• Ability to move beyond comfort zones in order to respond to new opportunities
  • Ability to manage our usual reaction to change – i.e., fear or defensiveness – and instead embrace the adventure
  • Ability to see obstacles as momentary delays, for which you will seek alternative solutions. The engineer’s “alternative pathways,” are an on-target analogy

Kim continued with a good metaphor: body surfing, which has passive and active components. “I liken resiliency to body surfing, where your goal is to use the energy of the wave to achieve your goal. Everything I need to know I learned bodysurfing in Southern California… 

  • Anticipate
  • Position for opportunity
  • Paddle like crazy
  • Enjoy the ride, but know it will end
  • Don’t take the sand in your suit personally
  • Know that a new wave is always on the way

 That’s kind of how I think about resiliency! I think its critical issue for information pros!”

Are you driven?

Last night, the uniquely Portland bookstore “Powell’s City of Books” hosted author Daniel Pink, an engaging speaker and author of A Whole New Mind, Free Agent Nation, and The Adventures of Johnny Bunko.

I’d gained some real insight from Pink’s previous books and already purchased Drive—as the title is just so darn compelling. I’d also heard positive reports about this book from Jeff de Cagna at Principled Innovation.

So, what is it that DRIVES us? Of course, there are our biological drives: food, shelter, and finding a mate. And there are extrinsic drivers around rewards, such as our desire to obtain good things and avoid punishment—the carrot and stick.

But there are other intrinsic motivators and that’s really what this book is about. Yes, we need a paycheck, but we engage in work for a myriad of other reasons—because  it’s interesting, to contribute to serving a larger purpose, and to engage in a community.

In engaging employees, most business models stop at the extrinsic carrot and stick rewards. But, Pink says, this model works well only in a narrow range of circumstances, when work is simple and mechanical. It is not effective when creative solutions are needed. Humans have a mix of motives and, after a saturation point, cannot be manipulated to increase their productivity with more carrot and less stick.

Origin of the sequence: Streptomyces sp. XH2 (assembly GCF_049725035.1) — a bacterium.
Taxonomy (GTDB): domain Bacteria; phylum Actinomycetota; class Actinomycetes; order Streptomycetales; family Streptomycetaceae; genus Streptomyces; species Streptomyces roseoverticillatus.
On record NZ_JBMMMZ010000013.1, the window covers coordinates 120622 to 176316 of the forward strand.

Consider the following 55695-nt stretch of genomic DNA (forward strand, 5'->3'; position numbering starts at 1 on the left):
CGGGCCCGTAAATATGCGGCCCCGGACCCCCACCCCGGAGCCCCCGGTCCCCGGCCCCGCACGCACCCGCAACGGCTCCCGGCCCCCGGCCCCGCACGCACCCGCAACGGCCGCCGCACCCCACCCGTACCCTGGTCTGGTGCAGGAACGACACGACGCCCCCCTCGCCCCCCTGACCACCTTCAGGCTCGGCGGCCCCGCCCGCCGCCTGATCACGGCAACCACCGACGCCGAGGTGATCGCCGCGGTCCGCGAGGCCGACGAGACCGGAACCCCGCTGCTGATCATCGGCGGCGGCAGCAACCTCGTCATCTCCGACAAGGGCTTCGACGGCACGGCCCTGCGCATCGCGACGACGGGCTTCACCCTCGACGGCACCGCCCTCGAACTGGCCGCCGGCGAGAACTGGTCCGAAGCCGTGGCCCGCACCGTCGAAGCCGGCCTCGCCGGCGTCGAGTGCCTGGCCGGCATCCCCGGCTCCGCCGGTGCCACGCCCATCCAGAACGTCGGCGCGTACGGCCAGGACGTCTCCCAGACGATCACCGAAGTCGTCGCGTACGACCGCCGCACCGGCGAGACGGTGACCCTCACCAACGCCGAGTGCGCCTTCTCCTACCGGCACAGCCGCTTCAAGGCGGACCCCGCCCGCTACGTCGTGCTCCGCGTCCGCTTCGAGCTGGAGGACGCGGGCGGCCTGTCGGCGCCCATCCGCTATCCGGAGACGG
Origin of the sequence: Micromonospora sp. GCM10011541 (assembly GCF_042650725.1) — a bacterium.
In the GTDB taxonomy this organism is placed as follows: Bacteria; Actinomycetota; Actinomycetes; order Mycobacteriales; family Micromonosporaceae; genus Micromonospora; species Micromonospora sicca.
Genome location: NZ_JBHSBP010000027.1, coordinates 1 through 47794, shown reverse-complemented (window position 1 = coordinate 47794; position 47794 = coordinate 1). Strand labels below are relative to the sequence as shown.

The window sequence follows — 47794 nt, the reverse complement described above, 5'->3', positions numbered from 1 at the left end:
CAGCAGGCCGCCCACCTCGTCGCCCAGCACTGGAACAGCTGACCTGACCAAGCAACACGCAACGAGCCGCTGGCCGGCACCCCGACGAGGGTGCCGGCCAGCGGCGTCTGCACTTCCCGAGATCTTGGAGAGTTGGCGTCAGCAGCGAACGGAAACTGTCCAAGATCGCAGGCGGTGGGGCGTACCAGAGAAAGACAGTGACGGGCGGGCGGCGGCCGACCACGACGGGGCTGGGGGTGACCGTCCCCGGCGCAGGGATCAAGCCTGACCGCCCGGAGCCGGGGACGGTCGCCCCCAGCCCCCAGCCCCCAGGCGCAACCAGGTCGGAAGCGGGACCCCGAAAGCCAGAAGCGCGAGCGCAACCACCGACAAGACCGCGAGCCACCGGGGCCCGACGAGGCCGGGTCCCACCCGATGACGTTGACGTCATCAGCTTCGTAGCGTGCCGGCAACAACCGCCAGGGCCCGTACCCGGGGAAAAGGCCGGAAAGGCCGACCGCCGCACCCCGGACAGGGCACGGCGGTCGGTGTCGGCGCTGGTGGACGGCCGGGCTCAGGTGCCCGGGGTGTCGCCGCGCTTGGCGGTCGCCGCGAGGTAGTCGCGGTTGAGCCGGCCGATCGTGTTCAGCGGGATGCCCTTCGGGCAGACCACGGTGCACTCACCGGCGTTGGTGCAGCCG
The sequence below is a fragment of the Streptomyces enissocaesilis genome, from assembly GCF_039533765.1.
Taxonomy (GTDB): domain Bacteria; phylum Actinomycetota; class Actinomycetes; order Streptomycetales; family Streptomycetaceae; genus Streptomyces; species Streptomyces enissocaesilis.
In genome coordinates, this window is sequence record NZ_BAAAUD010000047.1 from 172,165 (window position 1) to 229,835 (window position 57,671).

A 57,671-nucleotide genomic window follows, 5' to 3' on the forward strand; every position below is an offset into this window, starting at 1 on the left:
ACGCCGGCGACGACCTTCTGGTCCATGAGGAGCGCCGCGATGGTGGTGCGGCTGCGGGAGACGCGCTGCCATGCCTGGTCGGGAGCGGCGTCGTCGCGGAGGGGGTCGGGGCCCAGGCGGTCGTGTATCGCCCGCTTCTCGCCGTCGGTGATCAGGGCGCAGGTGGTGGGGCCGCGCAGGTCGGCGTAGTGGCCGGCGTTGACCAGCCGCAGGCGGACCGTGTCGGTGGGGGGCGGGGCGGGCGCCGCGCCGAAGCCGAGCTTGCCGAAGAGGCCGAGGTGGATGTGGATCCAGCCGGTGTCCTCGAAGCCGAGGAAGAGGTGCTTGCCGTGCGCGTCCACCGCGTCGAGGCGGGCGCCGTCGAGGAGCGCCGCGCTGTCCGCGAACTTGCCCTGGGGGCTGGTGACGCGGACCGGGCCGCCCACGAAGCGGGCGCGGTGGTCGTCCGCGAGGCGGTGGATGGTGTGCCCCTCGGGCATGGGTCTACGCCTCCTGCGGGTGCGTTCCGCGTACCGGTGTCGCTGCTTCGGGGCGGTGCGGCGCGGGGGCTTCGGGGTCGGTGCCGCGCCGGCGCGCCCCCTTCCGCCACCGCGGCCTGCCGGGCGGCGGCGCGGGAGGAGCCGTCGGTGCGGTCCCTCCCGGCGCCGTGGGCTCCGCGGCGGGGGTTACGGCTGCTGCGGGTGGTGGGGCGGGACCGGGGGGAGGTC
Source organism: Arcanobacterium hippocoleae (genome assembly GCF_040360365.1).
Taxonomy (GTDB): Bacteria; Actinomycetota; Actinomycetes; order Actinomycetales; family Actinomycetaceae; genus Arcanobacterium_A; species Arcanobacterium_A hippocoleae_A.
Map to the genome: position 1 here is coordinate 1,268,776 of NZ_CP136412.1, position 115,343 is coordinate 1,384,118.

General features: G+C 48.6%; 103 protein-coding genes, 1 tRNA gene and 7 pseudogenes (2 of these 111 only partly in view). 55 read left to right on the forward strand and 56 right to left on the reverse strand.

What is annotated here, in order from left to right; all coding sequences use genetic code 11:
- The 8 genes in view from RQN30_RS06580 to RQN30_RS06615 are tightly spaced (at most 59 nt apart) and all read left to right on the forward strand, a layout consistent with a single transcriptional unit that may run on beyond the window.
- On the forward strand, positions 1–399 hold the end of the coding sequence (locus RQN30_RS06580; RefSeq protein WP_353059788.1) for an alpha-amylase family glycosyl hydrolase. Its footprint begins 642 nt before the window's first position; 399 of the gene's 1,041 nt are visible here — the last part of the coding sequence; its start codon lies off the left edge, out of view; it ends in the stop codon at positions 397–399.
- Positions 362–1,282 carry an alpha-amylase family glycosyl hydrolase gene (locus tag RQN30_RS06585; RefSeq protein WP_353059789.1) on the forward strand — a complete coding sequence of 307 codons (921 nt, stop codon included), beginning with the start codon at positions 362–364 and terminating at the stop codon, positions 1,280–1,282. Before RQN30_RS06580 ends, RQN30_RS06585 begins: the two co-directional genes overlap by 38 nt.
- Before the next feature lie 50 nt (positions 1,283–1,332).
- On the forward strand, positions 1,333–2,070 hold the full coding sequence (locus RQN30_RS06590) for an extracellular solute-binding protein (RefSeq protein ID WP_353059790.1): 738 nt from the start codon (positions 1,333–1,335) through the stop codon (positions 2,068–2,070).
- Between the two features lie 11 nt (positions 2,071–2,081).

In fact, Pink’s research found that when work requires higher level cognitive skills, higher rewards and punishments actually lead to worse performance. (Now you see why the subtitle of the book is “The surprising truth about what motivates us.”) When a problem does not have a clear direct answer, extrinsic rewards are not effective. Once you pay people “enough,” they want to engage by thinking about the work, not the reward.

Pink describes three intrinsic drives that motivate us: autonomy, mastery, and purpose.

Autonomy is the drive to be self-directed. Many business models require people to comply, but autonomy looks instead at engagement. For example, call centers typically time employee calls, monitor all employee actions, and put workers in “hamster cage-like, soul-hollowing settings.” As a result, turnover can be as high as 100%. In contrast, the shoe company Zappos implemented a different model. They give call center employees two weeks training that concludes with an offer of $2000 if the newly minted employee wants to quit. Interesting! For those that stay, which is the vast majority, their instructions are simple: “You know what to do; when customers call in, do it.” So the operators are free to solve the customer’s problem in the most appropriate way—which increased customer satisfaction. In fact, Zappos received customer service ratings equal to the Ritz-Carlton.  

Turning to mastery, Pink stated that as engagement is falling off at work, there is a rise in volunteering. People want to contribute. Open source software such as Linux, Apache, and Wikipedia are salient examples of this trend. People need interesting, challenging problems and will commit time and effort towards fulfilling this need.

How can a company engage our drive to purpose? Tom’s Shoes provides a relevant example as they give a way a pair of shoes to a child in need for every pair you buy. By doing this, they attract customers who feel good about giving and turn their customers into benefactors. To address purpose effectively, business models need to combine profit and purpose. People are not horses – we have the drive to make an impact on the world and a need to contribute.

Go read the book!  Then, let’s talk a bit more about intrinsic rewards.